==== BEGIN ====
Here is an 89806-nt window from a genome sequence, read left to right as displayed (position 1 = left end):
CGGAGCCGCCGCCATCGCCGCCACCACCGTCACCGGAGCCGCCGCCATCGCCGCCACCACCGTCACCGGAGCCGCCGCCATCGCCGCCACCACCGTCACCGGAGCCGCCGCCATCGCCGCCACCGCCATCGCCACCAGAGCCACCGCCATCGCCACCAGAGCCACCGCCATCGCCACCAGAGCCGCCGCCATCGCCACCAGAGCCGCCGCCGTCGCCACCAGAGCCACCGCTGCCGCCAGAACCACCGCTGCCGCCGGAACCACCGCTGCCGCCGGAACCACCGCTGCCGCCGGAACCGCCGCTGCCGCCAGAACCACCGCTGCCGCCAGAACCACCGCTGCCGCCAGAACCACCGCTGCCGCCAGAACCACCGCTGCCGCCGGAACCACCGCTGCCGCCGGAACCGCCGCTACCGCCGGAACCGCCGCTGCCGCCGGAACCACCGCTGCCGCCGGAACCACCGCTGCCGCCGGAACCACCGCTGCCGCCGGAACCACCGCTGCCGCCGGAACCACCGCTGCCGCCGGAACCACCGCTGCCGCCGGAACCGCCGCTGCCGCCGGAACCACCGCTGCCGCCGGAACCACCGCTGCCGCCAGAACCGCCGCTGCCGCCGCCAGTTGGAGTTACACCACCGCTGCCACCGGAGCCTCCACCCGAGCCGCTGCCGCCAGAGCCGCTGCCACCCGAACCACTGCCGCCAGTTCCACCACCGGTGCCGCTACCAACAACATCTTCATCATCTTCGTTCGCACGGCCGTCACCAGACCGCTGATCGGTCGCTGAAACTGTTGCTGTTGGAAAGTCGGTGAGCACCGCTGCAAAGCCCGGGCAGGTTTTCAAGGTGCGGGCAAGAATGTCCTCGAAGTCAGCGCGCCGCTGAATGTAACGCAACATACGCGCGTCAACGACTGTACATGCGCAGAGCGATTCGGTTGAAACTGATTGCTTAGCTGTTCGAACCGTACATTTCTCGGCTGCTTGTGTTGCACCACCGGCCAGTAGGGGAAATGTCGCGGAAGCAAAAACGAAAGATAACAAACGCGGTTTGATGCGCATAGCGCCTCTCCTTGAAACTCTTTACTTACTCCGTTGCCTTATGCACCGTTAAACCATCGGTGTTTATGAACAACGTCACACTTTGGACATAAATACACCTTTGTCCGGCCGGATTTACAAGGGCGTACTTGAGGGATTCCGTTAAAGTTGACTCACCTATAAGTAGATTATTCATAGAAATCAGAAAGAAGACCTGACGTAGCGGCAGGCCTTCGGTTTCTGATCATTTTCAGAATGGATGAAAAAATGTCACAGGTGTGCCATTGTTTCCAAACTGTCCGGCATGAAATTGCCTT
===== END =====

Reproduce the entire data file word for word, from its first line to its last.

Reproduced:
Here is an 89806-nt window from a genome sequence, read left to right as displayed (position 1 = left end):
CGGAGCCGCCGCCATCGCCGCCACCACCGTCACCGGAGCCGCCGCCATCGCCGCCACCACCGTCACCGGAGCCGCCGCCATCGCCGCCACCACCGTCACCGGAGCCGCCGCCATCGCCGCCACCGCCATCGCCACCAGAGCCACCGCCATCGCCACCAGAGCCACCGCCATCGCCACCAGAGCCGCCGCCATCGCCACCAGAGCCGCCGCCGTCGCCACCAGAGCCACCGCTGCCGCCAGAACCACCGCTGCCGCCGGAACCACCGCTGCCGCCGGAACCACCGCTGCCGCCGGAACCGCCGCTGCCGCCAGAACCACCGCTGCCGCCAGAACCACCGCTGCCGCCAGAACCACCGCTGCCGCCAGAACCACCGCTGCCGCCGGAACCACCGCTGCCGCCGGAACCGCCGCTACCGCCGGAACCGCCGCTGCCGCCGGAACCACCGCTGCCGCCGGAACCACCGCTGCCGCCGGAACCACCGCTGCCGCCGGAACCACCGCTGCCGCCGGAACCACCGCTGCCGCCGGAACCACCGCTGCCGCCGGAACCGCCGCTGCCGCCGGAACCACCGCTGCCGCCGGAACCACCGCTGCCGCCAGAACCGCCGCTGCCGCCGCCAGTTGGAGTTACACCACCGCTGCCACCGGAGCCTCCACCCGAGCCGCTGCCGCCAGAGCCGCTGCCACCCGAACCACTGCCGCCAGTTCCACCACCGGTGCCGCTACCAACAACATCTTCATCATCTTCGTTCGCACGGCCGTCACCAGACCGCTGATCGGTCGCTGAAACTGTTGCTGTTGGAAAGTCGGTGAGCACCGCTGCAAAGCCCGGGCAGGTTTTCAAGGTGCGGGCAAGAATGTCCTCGAAGTCAGCGCGCCGCTGAATGTAACGCAACATACGCGCGTCAACGACTGTACATGCGCAGAGCGATTCGGTTGAAACTGATTGCTTAGCTGTTCGAACCGTACATTTCTCGGCTGCTTGTGTTGCACCACCGGCCAGTAGGGGAAATGTCGCGGAAGCAAAAACGAAAGATAACAAACGCGGTTTGATGCGCATAGCGCCTCTCCTTGAAACTCTTTACTTACTCCGTTGCCTTATGCACCGTTAAACCATCGGTGTTTATGAACAACGTCACACTTTGGACATAAATACACCTTTGTCCGGCCGGATTTACAAGGGCGTACTTGAGGGATTCCGTTAAAGTTGACTCACCTATAAGTAGATTATTCATAGAAATCAGAAAGAAGACCTGACGTAGCGGCAGGCCTTCGGTTTCTGATCATTTTCAGAATGGATGAAAAAATGTCACAGGTGTGCCATTGTTTCCAAACTGTCCGGCATGAAATTGCCTT